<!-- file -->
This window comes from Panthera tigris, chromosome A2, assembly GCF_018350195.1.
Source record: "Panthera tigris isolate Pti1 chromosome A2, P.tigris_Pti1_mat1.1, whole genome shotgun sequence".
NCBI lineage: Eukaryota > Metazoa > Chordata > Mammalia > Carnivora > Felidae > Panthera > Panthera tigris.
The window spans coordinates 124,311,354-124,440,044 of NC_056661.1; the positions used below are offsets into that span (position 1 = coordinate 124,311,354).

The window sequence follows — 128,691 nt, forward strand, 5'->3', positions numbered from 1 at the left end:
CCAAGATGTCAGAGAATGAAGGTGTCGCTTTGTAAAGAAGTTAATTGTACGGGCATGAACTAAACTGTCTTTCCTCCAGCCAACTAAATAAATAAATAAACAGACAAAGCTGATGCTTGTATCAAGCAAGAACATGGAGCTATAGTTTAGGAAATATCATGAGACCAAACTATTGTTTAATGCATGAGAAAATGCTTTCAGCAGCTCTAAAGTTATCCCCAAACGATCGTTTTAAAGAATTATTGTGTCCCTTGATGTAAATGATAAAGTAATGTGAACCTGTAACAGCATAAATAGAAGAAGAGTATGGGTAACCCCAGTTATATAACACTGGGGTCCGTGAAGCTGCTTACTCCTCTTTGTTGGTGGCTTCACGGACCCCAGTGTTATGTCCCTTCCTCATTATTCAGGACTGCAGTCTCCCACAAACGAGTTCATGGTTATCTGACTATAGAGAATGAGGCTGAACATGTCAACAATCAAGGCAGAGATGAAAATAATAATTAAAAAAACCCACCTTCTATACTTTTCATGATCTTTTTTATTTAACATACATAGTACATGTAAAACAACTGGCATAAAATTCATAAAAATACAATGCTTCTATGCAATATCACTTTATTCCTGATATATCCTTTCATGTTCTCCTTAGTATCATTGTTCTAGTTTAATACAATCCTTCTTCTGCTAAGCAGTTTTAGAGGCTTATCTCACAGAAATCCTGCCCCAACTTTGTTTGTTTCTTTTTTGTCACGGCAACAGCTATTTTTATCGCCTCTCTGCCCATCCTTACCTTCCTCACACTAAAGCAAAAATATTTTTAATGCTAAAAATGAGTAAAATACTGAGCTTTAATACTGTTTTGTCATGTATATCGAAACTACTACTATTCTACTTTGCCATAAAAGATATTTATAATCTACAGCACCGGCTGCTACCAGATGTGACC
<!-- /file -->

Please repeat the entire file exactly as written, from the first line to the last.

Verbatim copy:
This window comes from Panthera tigris, chromosome A2, assembly GCF_018350195.1.
Source record: "Panthera tigris isolate Pti1 chromosome A2, P.tigris_Pti1_mat1.1, whole genome shotgun sequence".
NCBI lineage: Eukaryota > Metazoa > Chordata > Mammalia > Carnivora > Felidae > Panthera > Panthera tigris.
The window spans coordinates 124,311,354-124,440,044 of NC_056661.1; the positions used below are offsets into that span (position 1 = coordinate 124,311,354).

The window sequence follows — 128,691 nt, forward strand, 5'->3', positions numbered from 1 at the left end:
CCAAGATGTCAGAGAATGAAGGTGTCGCTTTGTAAAGAAGTTAATTGTACGGGCATGAACTAAACTGTCTTTCCTCCAGCCAACTAAATAAATAAATAAACAGACAAAGCTGATGCTTGTATCAAGCAAGAACATGGAGCTATAGTTTAGGAAATATCATGAGACCAAACTATTGTTTAATGCATGAGAAAATGCTTTCAGCAGCTCTAAAGTTATCCCCAAACGATCGTTTTAAAGAATTATTGTGTCCCTTGATGTAAATGATAAAGTAATGTGAACCTGTAACAGCATAAATAGAAGAAGAGTATGGGTAACCCCAGTTATATAACACTGGGGTCCGTGAAGCTGCTTACTCCTCTTTGTTGGTGGCTTCACGGACCCCAGTGTTATGTCCCTTCCTCATTATTCAGGACTGCAGTCTCCCACAAACGAGTTCATGGTTATCTGACTATAGAGAATGAGGCTGAACATGTCAACAATCAAGGCAGAGATGAAAATAATAATTAAAAAAACCCACCTTCTATACTTTTCATGATCTTTTTTATTTAACATACATAGTACATGTAAAACAACTGGCATAAAATTCATAAAAATACAATGCTTCTATGCAATATCACTTTATTCCTGATATATCCTTTCATGTTCTCCTTAGTATCATTGTTCTAGTTTAATACAATCCTTCTTCTGCTAAGCAGTTTTAGAGGCTTATCTCACAGAAATCCTGCCCCAACTTTGTTTGTTTCTTTTTTGTCACGGCAACAGCTATTTTTATCGCCTCTCTGCCCATCCTTACCTTCCTCACACTAAAGCAAAAATATTTTTAATGCTAAAAATGAGTAAAATACTGAGCTTTAATACTGTTTTGTCATGTATATCGAAACTACTACTATTCTACTTTGCCATAAAAGATATTTATAATCTACAGCACCGGCTGCTACCAGATGTGACC